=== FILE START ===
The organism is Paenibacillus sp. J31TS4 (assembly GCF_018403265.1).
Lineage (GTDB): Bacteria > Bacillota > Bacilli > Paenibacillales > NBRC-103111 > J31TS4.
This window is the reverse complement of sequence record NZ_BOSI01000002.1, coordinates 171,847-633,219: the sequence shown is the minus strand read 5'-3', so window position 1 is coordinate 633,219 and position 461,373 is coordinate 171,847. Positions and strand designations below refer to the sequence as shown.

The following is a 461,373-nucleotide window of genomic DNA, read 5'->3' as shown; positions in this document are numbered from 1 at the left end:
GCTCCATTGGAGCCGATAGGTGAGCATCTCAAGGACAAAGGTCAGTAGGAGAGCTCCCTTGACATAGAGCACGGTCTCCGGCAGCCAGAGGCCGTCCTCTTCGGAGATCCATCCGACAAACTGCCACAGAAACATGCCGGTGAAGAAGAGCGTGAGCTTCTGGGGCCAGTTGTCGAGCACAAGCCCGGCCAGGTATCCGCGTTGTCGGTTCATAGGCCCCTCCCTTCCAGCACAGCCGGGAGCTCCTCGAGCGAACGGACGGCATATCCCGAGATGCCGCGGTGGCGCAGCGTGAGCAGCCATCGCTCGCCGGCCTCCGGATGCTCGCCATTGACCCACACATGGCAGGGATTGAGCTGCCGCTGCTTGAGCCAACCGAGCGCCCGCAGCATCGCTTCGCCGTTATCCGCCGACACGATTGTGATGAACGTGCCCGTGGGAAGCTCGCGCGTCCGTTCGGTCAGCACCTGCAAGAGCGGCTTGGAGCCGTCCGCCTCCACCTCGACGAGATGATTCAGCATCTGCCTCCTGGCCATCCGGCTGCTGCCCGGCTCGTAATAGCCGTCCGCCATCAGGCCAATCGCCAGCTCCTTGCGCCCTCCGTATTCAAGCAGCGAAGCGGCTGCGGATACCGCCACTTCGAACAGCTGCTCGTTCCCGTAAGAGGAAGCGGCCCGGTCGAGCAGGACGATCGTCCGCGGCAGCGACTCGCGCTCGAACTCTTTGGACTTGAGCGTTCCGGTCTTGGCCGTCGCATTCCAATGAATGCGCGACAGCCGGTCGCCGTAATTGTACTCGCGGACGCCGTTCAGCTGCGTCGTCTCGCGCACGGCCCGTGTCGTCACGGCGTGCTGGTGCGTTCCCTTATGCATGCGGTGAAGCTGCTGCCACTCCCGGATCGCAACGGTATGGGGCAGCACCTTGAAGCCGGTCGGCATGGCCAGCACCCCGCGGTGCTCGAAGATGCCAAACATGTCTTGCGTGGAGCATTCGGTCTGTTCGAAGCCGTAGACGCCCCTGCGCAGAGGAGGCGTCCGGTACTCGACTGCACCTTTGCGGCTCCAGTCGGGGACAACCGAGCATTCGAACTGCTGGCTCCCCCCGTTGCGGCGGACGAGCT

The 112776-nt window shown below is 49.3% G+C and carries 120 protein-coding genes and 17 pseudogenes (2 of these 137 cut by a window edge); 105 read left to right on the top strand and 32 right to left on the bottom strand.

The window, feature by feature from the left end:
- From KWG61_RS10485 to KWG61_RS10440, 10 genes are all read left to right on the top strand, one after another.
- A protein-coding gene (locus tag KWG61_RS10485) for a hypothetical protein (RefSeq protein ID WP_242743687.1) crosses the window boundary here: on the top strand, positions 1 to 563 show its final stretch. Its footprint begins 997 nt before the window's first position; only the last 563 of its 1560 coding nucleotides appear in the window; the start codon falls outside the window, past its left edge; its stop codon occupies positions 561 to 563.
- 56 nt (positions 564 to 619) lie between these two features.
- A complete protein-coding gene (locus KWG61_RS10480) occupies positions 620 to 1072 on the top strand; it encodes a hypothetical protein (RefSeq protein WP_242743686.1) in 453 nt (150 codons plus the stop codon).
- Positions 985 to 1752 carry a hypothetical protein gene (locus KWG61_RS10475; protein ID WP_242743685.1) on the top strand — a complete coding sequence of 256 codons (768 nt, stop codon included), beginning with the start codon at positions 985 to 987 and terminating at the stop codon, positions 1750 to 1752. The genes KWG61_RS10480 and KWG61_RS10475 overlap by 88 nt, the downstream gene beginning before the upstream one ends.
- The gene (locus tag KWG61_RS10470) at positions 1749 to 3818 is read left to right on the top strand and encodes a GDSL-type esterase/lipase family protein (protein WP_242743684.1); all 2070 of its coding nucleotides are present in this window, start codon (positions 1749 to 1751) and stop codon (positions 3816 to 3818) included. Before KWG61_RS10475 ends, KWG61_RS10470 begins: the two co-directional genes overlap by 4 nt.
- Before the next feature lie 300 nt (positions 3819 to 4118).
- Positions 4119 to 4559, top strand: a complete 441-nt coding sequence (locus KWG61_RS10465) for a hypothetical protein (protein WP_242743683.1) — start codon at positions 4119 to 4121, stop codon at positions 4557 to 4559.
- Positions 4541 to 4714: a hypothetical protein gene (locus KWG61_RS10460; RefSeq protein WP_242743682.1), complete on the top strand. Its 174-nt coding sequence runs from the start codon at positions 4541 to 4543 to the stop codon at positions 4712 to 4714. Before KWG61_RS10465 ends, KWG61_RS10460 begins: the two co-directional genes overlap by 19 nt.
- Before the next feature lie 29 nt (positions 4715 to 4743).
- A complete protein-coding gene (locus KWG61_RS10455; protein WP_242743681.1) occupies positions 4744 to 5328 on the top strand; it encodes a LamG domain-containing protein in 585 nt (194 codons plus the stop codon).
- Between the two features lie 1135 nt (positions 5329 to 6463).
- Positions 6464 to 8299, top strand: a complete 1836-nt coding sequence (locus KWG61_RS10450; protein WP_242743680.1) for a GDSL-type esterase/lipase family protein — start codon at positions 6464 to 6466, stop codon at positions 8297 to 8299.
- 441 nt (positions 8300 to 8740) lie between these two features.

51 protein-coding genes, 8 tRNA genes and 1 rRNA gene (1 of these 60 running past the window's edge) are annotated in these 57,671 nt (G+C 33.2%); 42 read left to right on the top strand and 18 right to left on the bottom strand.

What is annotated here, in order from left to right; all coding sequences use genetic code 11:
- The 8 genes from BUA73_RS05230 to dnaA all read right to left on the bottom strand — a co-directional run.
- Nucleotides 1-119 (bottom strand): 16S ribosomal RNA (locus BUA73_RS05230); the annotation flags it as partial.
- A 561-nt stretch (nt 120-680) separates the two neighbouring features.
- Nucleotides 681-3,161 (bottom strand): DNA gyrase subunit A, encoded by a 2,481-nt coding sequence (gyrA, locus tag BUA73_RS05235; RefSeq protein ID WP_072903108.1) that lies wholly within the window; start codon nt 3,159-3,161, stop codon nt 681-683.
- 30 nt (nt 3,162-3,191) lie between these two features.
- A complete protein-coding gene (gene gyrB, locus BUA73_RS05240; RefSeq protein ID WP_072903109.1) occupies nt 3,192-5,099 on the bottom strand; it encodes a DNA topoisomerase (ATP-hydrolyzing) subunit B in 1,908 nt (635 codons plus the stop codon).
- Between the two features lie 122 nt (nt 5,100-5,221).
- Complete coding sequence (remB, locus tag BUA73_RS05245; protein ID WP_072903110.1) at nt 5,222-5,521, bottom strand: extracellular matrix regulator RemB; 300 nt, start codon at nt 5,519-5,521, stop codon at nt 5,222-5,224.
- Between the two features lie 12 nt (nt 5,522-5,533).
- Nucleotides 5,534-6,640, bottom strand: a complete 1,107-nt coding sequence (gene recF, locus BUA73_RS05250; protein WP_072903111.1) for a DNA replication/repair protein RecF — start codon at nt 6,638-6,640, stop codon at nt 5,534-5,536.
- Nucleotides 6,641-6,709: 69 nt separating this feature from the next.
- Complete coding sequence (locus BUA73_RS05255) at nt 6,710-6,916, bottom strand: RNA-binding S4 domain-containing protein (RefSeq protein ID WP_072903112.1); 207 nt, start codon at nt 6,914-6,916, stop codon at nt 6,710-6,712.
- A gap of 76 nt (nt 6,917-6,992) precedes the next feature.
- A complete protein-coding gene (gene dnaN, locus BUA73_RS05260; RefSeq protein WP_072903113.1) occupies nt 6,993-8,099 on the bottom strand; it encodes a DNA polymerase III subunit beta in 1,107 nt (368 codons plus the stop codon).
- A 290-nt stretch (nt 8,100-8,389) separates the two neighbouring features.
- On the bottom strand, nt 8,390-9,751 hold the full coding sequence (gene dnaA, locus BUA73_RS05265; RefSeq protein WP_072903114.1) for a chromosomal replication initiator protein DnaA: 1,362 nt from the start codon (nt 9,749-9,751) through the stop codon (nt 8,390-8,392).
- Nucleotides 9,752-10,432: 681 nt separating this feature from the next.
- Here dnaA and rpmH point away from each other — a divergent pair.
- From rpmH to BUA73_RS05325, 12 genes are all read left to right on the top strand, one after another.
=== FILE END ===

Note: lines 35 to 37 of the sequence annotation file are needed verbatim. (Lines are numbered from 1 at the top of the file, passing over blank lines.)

- Complete coding sequence (locus BUA73_RS05255) at nt 6,710-6,916, bottom strand: RNA-binding S4 domain-containing protein (RefSeq protein ID WP_072903112.1); 207 nt, start codon at nt 6,914-6,916, stop codon at nt 6,710-6,712.
- A gap of 76 nt (nt 6,917-6,992) precedes the next feature.
- A complete protein-coding gene (gene dnaN, locus BUA73_RS05260; RefSeq protein WP_072903113.1) occupies nt 6,993-8,099 on the bottom strand; it encodes a DNA polymerase III subunit beta in 1,107 nt (368 codons plus the stop codon).